COVID-19 Resources
UGA Extension Office

Our Impact

Making A Difference in Our County

University of Georgia Cooperative Extension is working hard for its constituents. The following are examples of Extension’s impact in the county over the past year.

4-H Youth Development

The 4-H program provided by the Miller County Extension in conjunction with the Miller County school system provides in classroom agricultural and STEM lessons that follow the Georgia Performance Standards for all fifth grade students. Miller Co. 4-H has been able to shift and adjust during these unusual times to not only offering traditional face to face programming, but also providing virtual programing to students. Miller Co. 4-H has expanded its programing, providing seeds and gardening instructions to approximately 850 students, provided virtual field trips learning about Georgia ecosystems, STEM project, entomology, pet care, and healthy snacks preparation. Students have also had the opportunity to have zoom classrooms with Q&A sessions taught by leaders in the fields of Meteorology, Paleontology and NASA Scientist. MC 4-H has been able to draw on and share programing from other 4-H counties across the state. This shared programing has allowed 4-H’ers a vast field of programing and activities while helping students with their mental health by experiencing other 4-H instructors, meeting new 4-H’ers across the state and catching up with 4-H’ers they may have previously met while attending 4-H events like Summer Camp or Project Achievement. For the 20-21 school year MC has worked closely with the MCSS facility an administration to make sure that 4-H is also serving the families who have elected to attend school virtually. The 20-21 school year will look different but MC 4-H is rising to the challenge and is committed to deliver the same great programing for students it always has.

Agriculture and Natural Resources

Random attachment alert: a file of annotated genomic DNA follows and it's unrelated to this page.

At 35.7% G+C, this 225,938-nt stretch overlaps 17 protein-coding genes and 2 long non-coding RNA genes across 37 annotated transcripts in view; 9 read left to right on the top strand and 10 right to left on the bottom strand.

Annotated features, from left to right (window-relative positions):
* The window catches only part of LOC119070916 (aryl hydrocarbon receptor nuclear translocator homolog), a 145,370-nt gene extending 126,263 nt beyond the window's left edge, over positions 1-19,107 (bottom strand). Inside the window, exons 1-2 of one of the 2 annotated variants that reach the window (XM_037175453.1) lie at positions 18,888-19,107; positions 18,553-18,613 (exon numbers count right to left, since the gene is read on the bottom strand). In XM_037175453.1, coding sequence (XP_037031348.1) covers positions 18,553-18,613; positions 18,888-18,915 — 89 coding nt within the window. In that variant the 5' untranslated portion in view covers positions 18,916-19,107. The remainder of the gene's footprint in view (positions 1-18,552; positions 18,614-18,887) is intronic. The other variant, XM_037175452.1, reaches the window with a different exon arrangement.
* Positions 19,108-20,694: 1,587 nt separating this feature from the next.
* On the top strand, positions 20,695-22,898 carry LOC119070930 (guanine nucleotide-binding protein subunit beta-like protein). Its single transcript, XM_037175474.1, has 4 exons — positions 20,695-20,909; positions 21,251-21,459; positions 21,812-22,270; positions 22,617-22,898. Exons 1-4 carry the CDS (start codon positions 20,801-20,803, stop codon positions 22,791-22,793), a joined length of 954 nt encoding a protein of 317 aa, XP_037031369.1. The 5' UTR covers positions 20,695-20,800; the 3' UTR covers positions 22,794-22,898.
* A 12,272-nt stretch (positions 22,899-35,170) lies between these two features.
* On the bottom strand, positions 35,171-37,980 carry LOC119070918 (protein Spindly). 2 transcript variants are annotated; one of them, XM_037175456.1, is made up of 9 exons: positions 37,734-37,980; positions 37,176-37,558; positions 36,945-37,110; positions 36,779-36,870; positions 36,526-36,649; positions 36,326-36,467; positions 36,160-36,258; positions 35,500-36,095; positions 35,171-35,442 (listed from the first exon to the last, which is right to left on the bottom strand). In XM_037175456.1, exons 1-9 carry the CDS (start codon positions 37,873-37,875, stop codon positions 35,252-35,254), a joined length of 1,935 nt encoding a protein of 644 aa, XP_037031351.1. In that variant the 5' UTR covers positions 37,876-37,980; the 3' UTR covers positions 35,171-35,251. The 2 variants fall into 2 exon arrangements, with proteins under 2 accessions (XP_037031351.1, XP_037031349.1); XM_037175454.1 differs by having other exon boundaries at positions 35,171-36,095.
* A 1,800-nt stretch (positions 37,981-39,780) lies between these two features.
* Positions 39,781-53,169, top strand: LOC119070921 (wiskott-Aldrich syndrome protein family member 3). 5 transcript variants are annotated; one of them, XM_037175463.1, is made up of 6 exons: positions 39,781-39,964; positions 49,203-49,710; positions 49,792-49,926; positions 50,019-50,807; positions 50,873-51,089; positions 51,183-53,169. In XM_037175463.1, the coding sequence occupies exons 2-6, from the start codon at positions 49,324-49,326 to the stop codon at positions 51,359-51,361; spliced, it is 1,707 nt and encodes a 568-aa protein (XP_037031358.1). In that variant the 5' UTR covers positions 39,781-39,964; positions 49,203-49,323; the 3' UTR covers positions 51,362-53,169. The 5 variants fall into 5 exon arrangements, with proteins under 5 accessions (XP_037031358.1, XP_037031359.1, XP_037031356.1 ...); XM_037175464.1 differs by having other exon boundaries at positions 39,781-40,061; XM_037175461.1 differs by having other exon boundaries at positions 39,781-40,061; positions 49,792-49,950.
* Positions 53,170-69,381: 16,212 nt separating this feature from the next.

Miller County growers cotton acreage consist of a multitude of cotton varieties, growers would lack effective variety performance information if not for the agent’s efforts in regards to cotton variety selection. Our programs now provide this information to growers several different ways which assist them in choosing the best cotton varieties for their operation. These programs have significant economic impact for Miller County’s Cotton growers, by affording them the information to maximize their profitability. The On-Farm Cotton Variety Performance Evaluation Program informs growers of the strongest performing cotton varieties to plant, and how to position them into appropriate environments, depending on the most yield-limiting factor in the growers' individual fields, which is often rainfall or capacity of irrigation systems or soils, but it can include factors like weed management (herbicide technology options) or nematodes. Improper variety selection cost growers upwards of $200 per acre in 2020 depending on the error in variety selection. Worst case scenario in 2020, improper variety selection cost $500 per acre for essentially a no-cost decision (if the grower was committed to planting cotton). These costs are higher than most other agronomic input decisions that a grower could make. For 2020 cotton prices, improper variety selection could cost growers up to an average of $207 per acre. Across Miller County in 2020, improper variety selection may collectively cost growers from $4,000,000 to $7,000,000 which is 30-35 percent of the total revenue expected to be generated in Miller County by cotton in 2020. Proudly, the UGA On-Farm Cotton Variety Performance Evaluation Program is expected to drastically reduce these costs, which returns this money to producers and Georgia's economy. Additionally, the extensive evaluation of plant growth could reduce costs to growers, and provides them the growth management information that could prevent them from implementing unnecessary yield-inhibitory growth management strategies. Growers are also more up to date and more cautious when applying their cotton herbicides in 2020. Improper use of synthetic auxin herbicides can cause thousands of dollars in damage to neighboring crops.

 

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